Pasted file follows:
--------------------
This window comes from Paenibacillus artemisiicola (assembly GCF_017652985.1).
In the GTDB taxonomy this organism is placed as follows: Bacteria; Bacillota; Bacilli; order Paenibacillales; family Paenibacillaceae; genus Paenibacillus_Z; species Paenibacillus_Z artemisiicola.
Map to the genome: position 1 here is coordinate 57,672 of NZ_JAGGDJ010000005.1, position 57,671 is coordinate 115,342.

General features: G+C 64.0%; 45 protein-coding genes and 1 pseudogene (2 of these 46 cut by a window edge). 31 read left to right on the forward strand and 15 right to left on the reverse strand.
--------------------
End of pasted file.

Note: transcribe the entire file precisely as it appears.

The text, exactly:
This window comes from Paenibacillus artemisiicola (assembly GCF_017652985.1).
In the GTDB taxonomy this organism is placed as follows: Bacteria; Bacillota; Bacilli; order Paenibacillales; family Paenibacillaceae; genus Paenibacillus_Z; species Paenibacillus_Z artemisiicola.
Map to the genome: position 1 here is coordinate 57,672 of NZ_JAGGDJ010000005.1, position 57,671 is coordinate 115,342.

General features: G+C 64.0%; 45 protein-coding genes and 1 pseudogene (2 of these 46 cut by a window edge). 31 read left to right on the forward strand and 15 right to left on the reverse strand.